wireless power trasnfer receiving coil

Discussion in 'The Projects Forum' started by tycbox, Jul 6, 2014.

  1. tycbox

    Thread Starter New Member

    May 9, 2014
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    Hi, I'm working on a wireless power transfer project through electromagnetic inductance, currently i got everything to work properly, led light on the receiving side ligh up since i matched up the frequency to the transferred side.

    The question i have is on the receiving side (air coil) right now i have 1" x 75 winding using 28 gauge wire. Is there a way I can increase inductance by adding a soft core iron in the middle and decrease the amount of winding? or even reduce the size of the coil to just .5"? Please let me know if i need to provide additional info. Thank you so much for any input regarding adding soft iron core to increase inductance and efficiency on the receiving side..

    Thanks. T
     
  2. shteii01

    AAC Fanatic!

    Feb 19, 2010
    3,392
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    Seems odd. You built a device that uses inductance. Which means you "should" have some clue how inductance works. Yet here you are asking how to modify an inductor.
     
  3. tycbox

    Thread Starter New Member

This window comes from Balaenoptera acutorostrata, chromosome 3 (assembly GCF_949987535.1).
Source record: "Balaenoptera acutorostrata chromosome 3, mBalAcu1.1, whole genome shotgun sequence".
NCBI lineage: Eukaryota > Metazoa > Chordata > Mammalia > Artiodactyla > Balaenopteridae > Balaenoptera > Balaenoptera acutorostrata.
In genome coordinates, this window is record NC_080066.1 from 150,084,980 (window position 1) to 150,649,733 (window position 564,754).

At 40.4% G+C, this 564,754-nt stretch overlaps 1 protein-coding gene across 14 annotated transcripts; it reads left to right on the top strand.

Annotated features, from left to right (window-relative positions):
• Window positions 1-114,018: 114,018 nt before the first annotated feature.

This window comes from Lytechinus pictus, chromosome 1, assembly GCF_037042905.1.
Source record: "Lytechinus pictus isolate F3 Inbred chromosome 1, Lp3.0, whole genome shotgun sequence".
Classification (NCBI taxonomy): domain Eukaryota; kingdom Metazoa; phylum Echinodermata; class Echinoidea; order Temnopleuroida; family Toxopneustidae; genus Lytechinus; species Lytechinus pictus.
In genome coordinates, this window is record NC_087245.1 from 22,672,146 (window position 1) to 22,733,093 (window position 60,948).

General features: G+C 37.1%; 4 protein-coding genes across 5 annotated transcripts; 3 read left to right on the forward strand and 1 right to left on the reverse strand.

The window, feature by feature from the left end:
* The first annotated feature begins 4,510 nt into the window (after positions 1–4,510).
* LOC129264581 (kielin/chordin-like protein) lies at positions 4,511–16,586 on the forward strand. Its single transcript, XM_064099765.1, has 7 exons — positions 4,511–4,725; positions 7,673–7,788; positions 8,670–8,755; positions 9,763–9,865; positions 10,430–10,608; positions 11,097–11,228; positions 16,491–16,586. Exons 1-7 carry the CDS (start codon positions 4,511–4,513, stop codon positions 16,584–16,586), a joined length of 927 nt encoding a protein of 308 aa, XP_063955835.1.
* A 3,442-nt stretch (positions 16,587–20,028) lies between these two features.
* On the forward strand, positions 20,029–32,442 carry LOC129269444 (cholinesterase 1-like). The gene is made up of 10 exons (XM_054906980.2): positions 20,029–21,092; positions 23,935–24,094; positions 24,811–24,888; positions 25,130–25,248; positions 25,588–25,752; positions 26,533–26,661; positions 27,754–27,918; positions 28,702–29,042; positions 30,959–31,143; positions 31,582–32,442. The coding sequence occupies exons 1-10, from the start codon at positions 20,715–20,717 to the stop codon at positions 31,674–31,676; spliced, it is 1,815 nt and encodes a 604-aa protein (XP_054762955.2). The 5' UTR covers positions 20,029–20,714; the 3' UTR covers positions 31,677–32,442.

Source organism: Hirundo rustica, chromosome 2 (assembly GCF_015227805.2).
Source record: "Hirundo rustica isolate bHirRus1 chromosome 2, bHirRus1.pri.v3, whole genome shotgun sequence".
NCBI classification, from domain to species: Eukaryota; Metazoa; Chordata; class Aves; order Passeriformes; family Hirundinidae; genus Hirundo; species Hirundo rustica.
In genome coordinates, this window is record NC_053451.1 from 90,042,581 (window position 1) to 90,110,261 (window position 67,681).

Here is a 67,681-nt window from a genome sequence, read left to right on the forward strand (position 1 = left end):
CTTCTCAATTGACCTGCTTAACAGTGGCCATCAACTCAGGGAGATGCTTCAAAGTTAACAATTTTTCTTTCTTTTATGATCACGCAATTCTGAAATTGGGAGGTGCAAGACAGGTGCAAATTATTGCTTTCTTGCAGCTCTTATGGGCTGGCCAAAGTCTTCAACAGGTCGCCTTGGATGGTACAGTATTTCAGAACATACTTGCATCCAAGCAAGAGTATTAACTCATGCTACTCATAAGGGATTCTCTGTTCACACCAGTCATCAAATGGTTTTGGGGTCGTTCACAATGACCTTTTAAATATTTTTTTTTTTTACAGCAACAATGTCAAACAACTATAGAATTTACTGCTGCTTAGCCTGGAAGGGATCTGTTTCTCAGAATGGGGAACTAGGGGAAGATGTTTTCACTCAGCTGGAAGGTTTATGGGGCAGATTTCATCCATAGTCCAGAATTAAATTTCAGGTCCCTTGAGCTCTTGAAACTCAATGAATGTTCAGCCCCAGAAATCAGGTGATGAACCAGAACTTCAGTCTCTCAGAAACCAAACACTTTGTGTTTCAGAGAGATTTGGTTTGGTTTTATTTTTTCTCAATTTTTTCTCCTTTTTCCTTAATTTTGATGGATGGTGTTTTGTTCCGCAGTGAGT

May 9, 2014
    13
    0
    I got here by trial and error, also learn stuff by reading, I'm not in the field, doing a fun project. I don't know much about inductance, still learning.

    Thanks for any advice..
     
  4. ronv

    AAC Fanatic!

    Nov 12, 2008
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    Most of these I have seen depend on the resonant frequency of the transmitter and receiver being the same. Maybe you could post your circuit. If it is as I stated you can make the inductance lower ((smaller coil) and the capacitor higher and keep the same resonant frequency. It is important that they both have the same frequency to get the maximum output which may require a scope.
     
  5. tycbox

    Thread Starter New Member

    May 9, 2014
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    0
    on the transmission side i have a .033 capcitor, a .001 cap, and a .047 cap with 10k ohm resistor, h331 transistor, also a 100uf capacitor 16v, this produce frequency of about 123khz (primary side). Then the receiving side (secondary side), I don't really know how to calculate the frequency to come to the exact amount of turns & how what capacitor to use on the receiving side... i did find a few formula online but based on that I can only calculate to a guesstimate turns and capacitor, from there, I have to do trial and error by reducing the amount of capacitor value by plugging in all different capacitors or decreasing the amount of coil turns little by little. I know it sounds like a lot of work, but if someone has an exact formula to calculate the turns and capacitor to use on the receiving side, would greatly appreciate..

    Thanks again.
     
  6. ronv

    AAC Fanatic!

    Nov 12, 2008
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